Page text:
The doorway at the far end of the room opens on to a stone wall, which if removed, would send unwary visitors plunging down the grand staircase. It was put there by the architect to give the room a sense of symmetry.
But although it remains locked, it has opened several other doors on the building’s history – little of which was as its curators had thought.
Fairfax House, occupying an enviable position on Castlegate, is an 18th century treasure, modelled in the Palladian style by its second owner, Viscount Fairfax, and John Carr, the architect responsible for Harewood House.
But as well as a gentleman’s residence it has been in its time a building society, a club and a cinema before being bought and restored by York Civic Trust.
Its reopening for intimate guided tours of areas not previously accessible to visitors has revealed a few other surprising twists and turns along the way – not the least of which is that the presumed authentic Georgian building that abuts the property is only just celebrating its centenary.
“It looks Georgian and it was always thought to be part of the house, but it transpires that the cinema company put it there in an early example of heritage conservation,” said Thomas Jacobs, the property officer at Fairfax House. “They completely demolished a perfectly good Georgian house next door, then rebuilt an imitation Georgian house with the same proportions and stuck a little cinema facade into the front to make it look original.”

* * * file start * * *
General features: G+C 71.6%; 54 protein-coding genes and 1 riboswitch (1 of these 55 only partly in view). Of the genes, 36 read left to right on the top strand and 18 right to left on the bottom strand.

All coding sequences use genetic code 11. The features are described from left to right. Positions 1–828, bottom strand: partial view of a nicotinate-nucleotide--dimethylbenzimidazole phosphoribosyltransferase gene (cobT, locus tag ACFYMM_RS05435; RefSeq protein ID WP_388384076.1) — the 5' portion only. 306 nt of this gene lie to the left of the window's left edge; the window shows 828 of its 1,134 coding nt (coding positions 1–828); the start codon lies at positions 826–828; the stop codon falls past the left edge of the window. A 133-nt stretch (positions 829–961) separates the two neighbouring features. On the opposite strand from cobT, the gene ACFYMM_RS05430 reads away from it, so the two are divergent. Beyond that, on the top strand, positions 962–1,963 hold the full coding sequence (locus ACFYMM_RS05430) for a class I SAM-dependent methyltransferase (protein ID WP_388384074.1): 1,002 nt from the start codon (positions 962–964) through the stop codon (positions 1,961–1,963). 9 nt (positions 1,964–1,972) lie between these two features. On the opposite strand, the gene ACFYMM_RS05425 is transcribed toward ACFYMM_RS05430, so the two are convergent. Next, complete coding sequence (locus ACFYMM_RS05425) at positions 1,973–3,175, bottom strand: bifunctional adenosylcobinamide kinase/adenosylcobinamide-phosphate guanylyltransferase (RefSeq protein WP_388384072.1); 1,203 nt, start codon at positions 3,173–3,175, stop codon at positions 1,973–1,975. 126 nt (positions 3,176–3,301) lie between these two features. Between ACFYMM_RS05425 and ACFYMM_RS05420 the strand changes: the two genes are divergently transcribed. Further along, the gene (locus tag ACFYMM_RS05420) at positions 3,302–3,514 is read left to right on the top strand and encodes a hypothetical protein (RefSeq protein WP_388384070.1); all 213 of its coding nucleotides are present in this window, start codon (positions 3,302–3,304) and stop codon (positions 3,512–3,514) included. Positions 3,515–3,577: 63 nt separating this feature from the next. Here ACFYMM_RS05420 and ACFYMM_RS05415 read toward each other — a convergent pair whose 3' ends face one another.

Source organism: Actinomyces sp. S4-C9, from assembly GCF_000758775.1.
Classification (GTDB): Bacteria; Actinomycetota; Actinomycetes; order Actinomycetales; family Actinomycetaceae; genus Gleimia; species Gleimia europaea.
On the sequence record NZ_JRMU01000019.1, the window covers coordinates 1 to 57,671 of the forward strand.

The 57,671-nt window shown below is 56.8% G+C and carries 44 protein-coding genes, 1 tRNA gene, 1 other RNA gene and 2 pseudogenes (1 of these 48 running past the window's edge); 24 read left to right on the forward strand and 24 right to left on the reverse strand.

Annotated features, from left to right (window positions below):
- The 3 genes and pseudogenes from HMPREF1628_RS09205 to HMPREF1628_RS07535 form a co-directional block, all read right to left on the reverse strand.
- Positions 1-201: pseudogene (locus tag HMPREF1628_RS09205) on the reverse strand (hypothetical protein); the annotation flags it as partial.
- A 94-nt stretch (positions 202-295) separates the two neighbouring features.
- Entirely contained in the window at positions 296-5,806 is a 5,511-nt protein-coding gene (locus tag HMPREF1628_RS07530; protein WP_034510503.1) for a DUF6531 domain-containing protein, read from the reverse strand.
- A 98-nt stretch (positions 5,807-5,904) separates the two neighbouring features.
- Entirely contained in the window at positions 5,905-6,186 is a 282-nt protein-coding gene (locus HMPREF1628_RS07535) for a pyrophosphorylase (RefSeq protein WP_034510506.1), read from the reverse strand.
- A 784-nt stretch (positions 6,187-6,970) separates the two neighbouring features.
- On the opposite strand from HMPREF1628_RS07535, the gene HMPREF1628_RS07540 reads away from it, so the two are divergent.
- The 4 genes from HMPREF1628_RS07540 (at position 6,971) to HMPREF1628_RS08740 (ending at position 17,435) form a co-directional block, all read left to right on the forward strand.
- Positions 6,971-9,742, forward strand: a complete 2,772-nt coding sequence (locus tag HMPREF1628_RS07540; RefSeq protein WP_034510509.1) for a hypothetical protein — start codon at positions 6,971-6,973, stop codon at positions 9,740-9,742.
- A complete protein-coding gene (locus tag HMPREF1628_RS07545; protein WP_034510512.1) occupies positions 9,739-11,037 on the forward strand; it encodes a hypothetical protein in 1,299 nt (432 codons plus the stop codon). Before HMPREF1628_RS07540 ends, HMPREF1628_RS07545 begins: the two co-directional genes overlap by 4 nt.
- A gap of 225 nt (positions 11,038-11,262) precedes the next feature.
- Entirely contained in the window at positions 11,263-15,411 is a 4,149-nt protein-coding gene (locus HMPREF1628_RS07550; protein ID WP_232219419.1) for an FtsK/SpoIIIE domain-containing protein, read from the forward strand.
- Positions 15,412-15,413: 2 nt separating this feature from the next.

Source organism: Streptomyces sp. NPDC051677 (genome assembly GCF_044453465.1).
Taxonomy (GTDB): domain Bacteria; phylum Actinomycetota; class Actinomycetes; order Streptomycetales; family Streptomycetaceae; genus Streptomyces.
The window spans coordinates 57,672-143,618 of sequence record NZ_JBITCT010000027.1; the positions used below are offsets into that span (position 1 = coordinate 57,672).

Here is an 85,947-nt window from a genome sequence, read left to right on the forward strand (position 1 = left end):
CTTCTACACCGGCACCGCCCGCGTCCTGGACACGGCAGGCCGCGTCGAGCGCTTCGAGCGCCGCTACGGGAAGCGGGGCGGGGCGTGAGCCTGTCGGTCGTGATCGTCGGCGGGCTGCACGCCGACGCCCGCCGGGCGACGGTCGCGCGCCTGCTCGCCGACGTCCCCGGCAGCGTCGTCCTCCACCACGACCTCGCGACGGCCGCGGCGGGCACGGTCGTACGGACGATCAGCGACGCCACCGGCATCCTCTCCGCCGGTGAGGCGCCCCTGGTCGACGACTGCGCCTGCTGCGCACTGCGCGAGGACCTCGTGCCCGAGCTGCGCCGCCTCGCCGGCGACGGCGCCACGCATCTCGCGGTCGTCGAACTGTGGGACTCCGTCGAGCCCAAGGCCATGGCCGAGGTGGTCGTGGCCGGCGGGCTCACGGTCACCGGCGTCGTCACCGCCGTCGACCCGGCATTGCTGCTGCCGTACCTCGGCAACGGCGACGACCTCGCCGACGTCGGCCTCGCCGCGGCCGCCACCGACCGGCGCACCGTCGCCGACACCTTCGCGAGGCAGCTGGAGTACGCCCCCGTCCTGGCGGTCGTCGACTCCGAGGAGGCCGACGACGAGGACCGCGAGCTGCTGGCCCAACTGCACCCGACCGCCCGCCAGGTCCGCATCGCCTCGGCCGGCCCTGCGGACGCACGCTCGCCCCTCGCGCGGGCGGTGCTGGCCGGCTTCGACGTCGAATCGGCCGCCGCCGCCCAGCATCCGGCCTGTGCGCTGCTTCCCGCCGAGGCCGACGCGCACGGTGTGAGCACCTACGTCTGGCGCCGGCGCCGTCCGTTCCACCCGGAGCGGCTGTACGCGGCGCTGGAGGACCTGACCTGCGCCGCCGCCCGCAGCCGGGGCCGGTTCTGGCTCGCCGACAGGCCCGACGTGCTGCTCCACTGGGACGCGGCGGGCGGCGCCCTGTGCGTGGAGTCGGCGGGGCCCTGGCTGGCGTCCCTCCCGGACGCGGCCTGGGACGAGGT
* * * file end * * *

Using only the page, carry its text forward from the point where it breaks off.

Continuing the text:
It was in 1920 that the building, renamed the St George’s Hall cinema, opened its reproduction doors to the cream of York society. “It was the Ritziest place in the city, with a dance hall and dining room. You could see a movie, go for a dance and get something to eat,” Mr Jacobs said. “But it completely changed in the 1930s. Pleasure palaces quickly fell on hard times and it had to eke out a living as a second rate cinema.”
The dance hall, with its L-shaped sprung floor, had weathered badly under the weight of a thousand feet a night, and the resulting damage to the magnificent stucco ceilings on the floor below has just been repaired during the building’s enforced closure.
Even then, it was not as it had seemed, with craftspeople casting doubt on its provenance as the work of the Swiss-Italian stuccoist Giuseppe Cortese, who worked in the North of England in the mid-18th century.
“It’s a lesson not to take things at first sight when you go around these stately houses because they’re all doing something similar – they’re all creating a narrative to sell to the public,” Mr Jacobs said.
The ongoing conservation work at Fairfax House means visitors in small groups can get unusually close to rooms that have not yet been restored.
The house is home to the furniture collection of the York chocolate heir Noel Terry, but other less familiar pieces are now viewable in the “undressed” rooms.
The venue attracts 24,000 visitors in a normal year but for the new tours guests are being allowed in only in groups of six at a time.
Tickets are bookable at www.fairfax-house.arttickets.org.uk.
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